Two mothers in psychiatric hospital form friendship
Monday, October 9, 2006
DALLAS -- Two Texas women who killed their young children in cases that drew nationwide attention have formed a friendship at a state hospital, a newspaper reports.
Andrea Yates, who drowned her five children in the bathtub, and Dena Schlosser, whose baby died after she severed the girl's arms with a kitchen knife, became roommates at the Maple unit of the North Texas State Hospital after each was found not guilty by reason of insanity.
"We talk about our past, we talk about our memories, our fun memories, the things that our kids did," Schlosser told The Dallas Morning News. With the support of her family, Schlosser agreed to be interviewed several times by phone.
Yates did not want to come to the phone. But her ex-husband Rusty Yates, who still regularly visits her at the hospital in Vernon, 174 miles northwest of Dallas, said Schlosser has become a friend.
"Hopefully, they can help each other through the long recovery process," he said.
The two women will probably be in the state's care for years, remaining at Vernon or another hospital until their doctors and judges agree they can be released.
Conversations between the women often revolve around their young daughters -- Mary Yates was 6 months old and Maggie Schlosser was 10 months old when they died.
Schlosser's parents, Connie and Mick Macaulay of Canada, said their daughter once tearfully called after talking with Yates.
"They'd talked a lot about Mary and Maggie," said Mick Macaulay, a mental health counselor. "They were feeling guilty, remorseful and sad."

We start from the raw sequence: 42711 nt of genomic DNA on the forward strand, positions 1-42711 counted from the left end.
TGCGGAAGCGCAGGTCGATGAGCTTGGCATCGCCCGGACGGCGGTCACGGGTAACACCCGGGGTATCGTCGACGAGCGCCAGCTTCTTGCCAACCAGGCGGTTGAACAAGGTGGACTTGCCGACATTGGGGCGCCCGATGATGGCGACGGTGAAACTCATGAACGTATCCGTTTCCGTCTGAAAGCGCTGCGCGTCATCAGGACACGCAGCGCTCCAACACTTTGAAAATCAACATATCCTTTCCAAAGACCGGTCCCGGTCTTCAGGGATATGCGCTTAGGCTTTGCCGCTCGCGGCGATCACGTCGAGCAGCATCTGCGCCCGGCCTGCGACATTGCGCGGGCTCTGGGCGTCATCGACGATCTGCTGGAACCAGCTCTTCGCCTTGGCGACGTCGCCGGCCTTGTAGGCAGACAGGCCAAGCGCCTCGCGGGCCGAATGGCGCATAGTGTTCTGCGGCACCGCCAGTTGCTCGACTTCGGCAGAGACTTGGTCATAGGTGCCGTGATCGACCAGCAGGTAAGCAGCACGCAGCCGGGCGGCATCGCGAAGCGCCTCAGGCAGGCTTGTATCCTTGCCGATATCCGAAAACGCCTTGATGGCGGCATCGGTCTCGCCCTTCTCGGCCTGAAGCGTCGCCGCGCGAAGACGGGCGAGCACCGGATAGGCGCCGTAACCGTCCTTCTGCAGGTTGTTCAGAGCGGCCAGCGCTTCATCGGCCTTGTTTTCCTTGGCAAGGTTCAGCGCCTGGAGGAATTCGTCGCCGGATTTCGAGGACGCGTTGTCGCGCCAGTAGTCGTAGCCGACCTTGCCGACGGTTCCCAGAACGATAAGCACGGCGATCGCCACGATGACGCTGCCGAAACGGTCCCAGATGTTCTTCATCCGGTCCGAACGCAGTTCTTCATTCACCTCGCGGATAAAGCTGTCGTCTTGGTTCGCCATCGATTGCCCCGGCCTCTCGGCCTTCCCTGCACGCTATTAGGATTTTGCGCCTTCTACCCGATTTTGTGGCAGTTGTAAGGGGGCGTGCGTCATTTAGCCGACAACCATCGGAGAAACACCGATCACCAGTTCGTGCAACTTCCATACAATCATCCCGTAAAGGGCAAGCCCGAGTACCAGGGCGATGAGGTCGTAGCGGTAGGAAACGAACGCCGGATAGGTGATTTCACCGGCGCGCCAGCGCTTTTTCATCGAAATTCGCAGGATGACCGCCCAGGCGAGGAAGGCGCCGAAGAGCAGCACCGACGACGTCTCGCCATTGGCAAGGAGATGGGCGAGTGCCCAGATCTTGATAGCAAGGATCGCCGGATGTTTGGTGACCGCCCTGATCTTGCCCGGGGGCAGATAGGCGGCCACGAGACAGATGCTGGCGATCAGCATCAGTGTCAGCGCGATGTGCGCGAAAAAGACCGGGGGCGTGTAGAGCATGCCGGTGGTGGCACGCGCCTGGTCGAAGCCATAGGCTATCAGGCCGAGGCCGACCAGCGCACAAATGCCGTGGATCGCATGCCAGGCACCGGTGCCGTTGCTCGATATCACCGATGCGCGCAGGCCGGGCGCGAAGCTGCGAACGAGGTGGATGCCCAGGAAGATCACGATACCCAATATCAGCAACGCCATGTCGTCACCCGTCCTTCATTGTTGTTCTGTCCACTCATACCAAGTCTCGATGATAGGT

Schlosser, 37, was already at the hospital when Yates, 42, arrived this summer. Yates drowned her children at her family home in suburban Houston in 2001 and Schlosser cut off her daughter's arms in her family home in suburban Dallas in 2004.
The women have much in common. Both were married, stay-at-home moms who followed out-of-the mainstream religious leaders. Both suffered from postpartum depression and psychosis after the birth of their daughters.
Yates, who had been a nurse, believed when she drowned her five children -- Mary, 2-year-old Luke, 3-year-old Paul, 5-year-old John and 7-year-old Noah -- that she was protecting them from Satan. Schlosser, who has a degree in psychology, wanted to offer her baby to God.
While Schlosser has no distinct memories of what she calls "the tragedy," she knows she killed Maggie.
During her trial, psychiatrists said that in her delusional mind, she believed God wanted her to cut off the baby's arms.
"I had delusions that were going on that I didn't understand, but I believed them. I thought I was doing the right thing," she said.
Schlosser eventually hopes to reconcile with her surviving daughters. The girls, now 8 and 11, live with their father, who has filed for divorce.
She's written her daughters a letter a week since her arrest, telling the girls how much she loves and misses them. But she's waiting to mail them until the girls are ready to read them.
She also knows they aren't ready to see her yet.
"I'm willing to wait. I'll wait as long, I'll wait for the rest of my life," she said. "I love them dearly. My kids are my world, and they always will be."
Yates has no living children but will one day be buried with her children, a right she won in the divorce.